Should alcohol be classified as a high risk drug?

 

Tuesday 06 November 2007

Health researchers at the University of Otago, Christchurch and the Medical Research Institute in Wellington are arguing that alcohol is a high risk drug according to the national classification regulations. This follows comparative research with another similar, but illegal drug, into its effect on public health.

The results of this study are being presented at the APSAD/Cutting Edge Conference at the Aotea Centre in Auckland on November 7.

“There’s no doubt that alcohol is a potentially dangerous drug when we look at the mayhem it causes in relation to public health, crime, and social disruption,” says principal investigator Professor Doug Sellman, from the University’s National Addiction Centre. “Following this peer-reviewed analysis we think the time has come for a serious reappraisal of the way drugs are classified under the Misuse of Drugs Act (1975)”.

The research consisted of a comparison of alcohol with a similar liquid sedative drug, gamma hydroxybutyric acid (GHB) or ‘Fantasy’, which was scheduled as a Class B1 (high risk) drug under the Act in 2001.

Under the six main criteria for classification under the law they found that the risk to public health from alcohol is at least at the level of GHB, and alcohol could be argued to be a ‘somewhat more dangerous drug because of its greater inherent toxicity’. The disinhibited intoxication of alcohol also tends to be of greater duration than GHB.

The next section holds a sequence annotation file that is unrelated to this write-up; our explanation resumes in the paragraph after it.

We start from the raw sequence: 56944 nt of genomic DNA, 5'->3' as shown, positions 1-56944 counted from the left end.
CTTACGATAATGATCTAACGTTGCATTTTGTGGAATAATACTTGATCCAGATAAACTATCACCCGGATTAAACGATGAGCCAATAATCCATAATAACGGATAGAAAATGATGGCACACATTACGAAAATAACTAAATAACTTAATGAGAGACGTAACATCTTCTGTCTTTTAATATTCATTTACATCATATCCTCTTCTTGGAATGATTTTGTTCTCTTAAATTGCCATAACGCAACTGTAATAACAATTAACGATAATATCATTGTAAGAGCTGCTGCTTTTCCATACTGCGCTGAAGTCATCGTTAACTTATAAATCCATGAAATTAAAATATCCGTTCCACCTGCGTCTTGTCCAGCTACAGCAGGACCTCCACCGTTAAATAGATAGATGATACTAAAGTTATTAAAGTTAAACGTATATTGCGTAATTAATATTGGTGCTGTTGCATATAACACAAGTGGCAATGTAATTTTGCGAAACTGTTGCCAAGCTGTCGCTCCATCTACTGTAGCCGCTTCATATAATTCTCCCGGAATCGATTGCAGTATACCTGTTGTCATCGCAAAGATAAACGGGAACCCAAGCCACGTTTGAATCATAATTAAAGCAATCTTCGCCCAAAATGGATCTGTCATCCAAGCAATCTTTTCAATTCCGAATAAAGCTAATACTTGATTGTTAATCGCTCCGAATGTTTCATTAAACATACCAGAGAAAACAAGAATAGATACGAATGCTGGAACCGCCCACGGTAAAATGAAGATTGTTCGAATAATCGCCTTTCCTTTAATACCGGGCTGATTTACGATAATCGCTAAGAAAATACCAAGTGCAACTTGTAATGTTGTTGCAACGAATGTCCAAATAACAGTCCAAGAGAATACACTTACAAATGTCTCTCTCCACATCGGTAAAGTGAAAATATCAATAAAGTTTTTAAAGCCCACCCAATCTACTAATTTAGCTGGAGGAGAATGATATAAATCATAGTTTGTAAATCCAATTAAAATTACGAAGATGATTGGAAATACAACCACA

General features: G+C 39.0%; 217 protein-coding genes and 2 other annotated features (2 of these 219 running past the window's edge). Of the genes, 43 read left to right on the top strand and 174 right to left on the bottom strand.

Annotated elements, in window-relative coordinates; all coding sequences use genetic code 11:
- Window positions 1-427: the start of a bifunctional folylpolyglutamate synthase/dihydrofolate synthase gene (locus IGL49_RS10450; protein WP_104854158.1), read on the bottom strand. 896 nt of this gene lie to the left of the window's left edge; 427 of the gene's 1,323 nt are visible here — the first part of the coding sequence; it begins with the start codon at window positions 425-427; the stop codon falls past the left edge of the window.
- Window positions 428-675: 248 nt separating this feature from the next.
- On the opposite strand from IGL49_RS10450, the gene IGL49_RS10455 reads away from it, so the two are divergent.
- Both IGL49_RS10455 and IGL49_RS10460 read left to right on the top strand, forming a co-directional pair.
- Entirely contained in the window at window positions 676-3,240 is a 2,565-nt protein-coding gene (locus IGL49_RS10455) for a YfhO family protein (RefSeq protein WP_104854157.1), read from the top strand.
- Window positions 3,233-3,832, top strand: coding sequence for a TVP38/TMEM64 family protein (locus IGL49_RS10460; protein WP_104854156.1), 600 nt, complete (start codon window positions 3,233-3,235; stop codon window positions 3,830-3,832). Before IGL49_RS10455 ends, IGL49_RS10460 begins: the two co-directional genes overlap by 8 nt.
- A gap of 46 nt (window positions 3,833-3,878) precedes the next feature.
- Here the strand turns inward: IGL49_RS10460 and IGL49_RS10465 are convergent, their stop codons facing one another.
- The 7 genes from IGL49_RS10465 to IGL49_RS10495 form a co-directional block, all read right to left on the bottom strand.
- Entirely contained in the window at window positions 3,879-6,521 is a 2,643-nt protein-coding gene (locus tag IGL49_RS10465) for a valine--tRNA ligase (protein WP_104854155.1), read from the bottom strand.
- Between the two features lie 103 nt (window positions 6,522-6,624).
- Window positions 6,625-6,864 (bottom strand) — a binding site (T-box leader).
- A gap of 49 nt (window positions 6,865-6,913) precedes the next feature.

The researchers point out that the negative influence of alcohol has been recognised for decades, contributing to a significant proportion of the global burden of disease. Alcohol has been linked to more than 60 medical conditions, with half the alcohol-related deaths in New Zealand attributable to chronic diseases, especially cancers. The other half are due to injuries while under the influence, especially amongst young people.

Most studies have concluded that there are no health benefits from alcohol before middle age, and the much publicised cardio-protective effect of drinking only occurs in men over 40 and women post-menopause.

“Despite this we’re not saying that alcohol should be prohibited. We simply want its dangerousness better publicised” says Professor Sellman. “What the results of our analysis can contribute is a more objective perspective on alcohol, especially in relation to other recreational drugs”.

The researchers say that this study highlights the limitations of drug classification in New Zealand and other western countries when alcohol and tobacco, the two drugs we know most about, are excluded from consideration. This is a situation which has been described in one UK report as an ‘un-evidence-based mess’.

Professor Sellman argues that including tobacco and alcohol in the evaluation of drugs and their risks to public health, would hopefully result in a more rational discussion about recreational drug use in general, leading to more effective public policy.

Source of press release

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